Sponsored content
Thinking outside your walls: How the path to net zero requires a new approach to collaboration and knowledge sharing
Sponsored Content

Thinking outside your walls: How the path to net zero requires a new approach to collaboration and knowledge sharing

Engaging the value chain around emissions reduction will be crucial to success, says PepsiCo.

Tackling emissions and achieving net zero has become a key part of every company’s environmental, social and governance (ESG) goals. “The threat of climate change is very real. It is one of the most important issues we will encounter in our lifetimes,” said Jim Andrew, PepsiCo’s chief sustainability officer. “What used to be hundred-year weather events are now happening every other year. We need to limit our planet’s temperature increase to 1.5 degrees Celsius to avoid even more severe consequences.”

Jim Andrew is Executive Vice President, Chief Sustainability Officer for PepsiCo.

It's a target that companies worldwide are seeking to meet — including many, like PepsiCo, that are part of the Science Based Targets Network, a group of companies, NGOs, consultancies and coalitions aiming to road-test measurement and reporting methodologies that can help maintain a balanced planetary ecosystem.

As part of PepsiCo Positive (pep+), a strategic end-to-end business transformation with sustainability and human capital at the center, PepsiCo reset its climate change targets, doubling the size of the task ahead of it. “We plan to reduce operational Scope 1 and 2 emissions by 75% and our Scope 3 value-chain emissions by 40% by 2030,” said Andrew. “In addition, we pledged to achieve net-zero emissions by 2040, one decade earlier than called for in the Paris Agreement. It’s not an easy task, but it is important to do for the future of the planet — and one we take seriously as one of the world’s biggest food and beverage companies.” To achieve those goals, PepsiCo has built out a climate action plan that includes scaling regenerative agriculture across the land it sources ingredients from, reducing virgin material usage in packaging and shifting to renewable electricity and fuels.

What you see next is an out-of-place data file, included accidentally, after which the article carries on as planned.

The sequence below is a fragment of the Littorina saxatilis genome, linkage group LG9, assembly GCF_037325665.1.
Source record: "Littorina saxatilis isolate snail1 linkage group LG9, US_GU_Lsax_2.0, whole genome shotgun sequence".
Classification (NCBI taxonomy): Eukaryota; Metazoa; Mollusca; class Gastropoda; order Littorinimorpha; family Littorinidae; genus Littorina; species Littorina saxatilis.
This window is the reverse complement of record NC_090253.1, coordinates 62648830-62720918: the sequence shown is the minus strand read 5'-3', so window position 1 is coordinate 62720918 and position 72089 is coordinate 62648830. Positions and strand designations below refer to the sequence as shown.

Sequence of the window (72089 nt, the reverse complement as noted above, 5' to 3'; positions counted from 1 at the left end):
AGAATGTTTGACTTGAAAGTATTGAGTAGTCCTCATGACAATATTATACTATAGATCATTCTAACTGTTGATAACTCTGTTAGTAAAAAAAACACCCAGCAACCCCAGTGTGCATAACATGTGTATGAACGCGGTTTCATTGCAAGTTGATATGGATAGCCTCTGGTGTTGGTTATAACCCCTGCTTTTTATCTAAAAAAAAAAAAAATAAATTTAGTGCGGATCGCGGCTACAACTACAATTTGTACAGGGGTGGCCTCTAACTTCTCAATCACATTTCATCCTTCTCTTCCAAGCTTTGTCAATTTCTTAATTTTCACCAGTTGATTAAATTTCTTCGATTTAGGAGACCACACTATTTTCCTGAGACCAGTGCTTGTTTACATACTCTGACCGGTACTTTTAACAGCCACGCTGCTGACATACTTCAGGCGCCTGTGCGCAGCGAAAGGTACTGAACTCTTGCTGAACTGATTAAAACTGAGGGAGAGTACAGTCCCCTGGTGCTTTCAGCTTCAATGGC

Alongside the environmental and social benefits of pep+, there are also business benefits. “We are building resilience for the future,” shared Andrew. “Our consumers are watching and factoring sustainability into the choices they make. This is an opportunity for growth and to create value for our shareholders.”

But for many companies on the path to net zero, it’s not always a straightforward journey, particularly when much of the emissions that make up a full greenhouse gas footprint can emanate from outside the four walls of your own manufacturing operations, like in the case of PepsiCo, where 93% of emissions come from its value chain.

This means companies need to be thinking differently and finding ways to support and encourage those along the value chain to also reduce.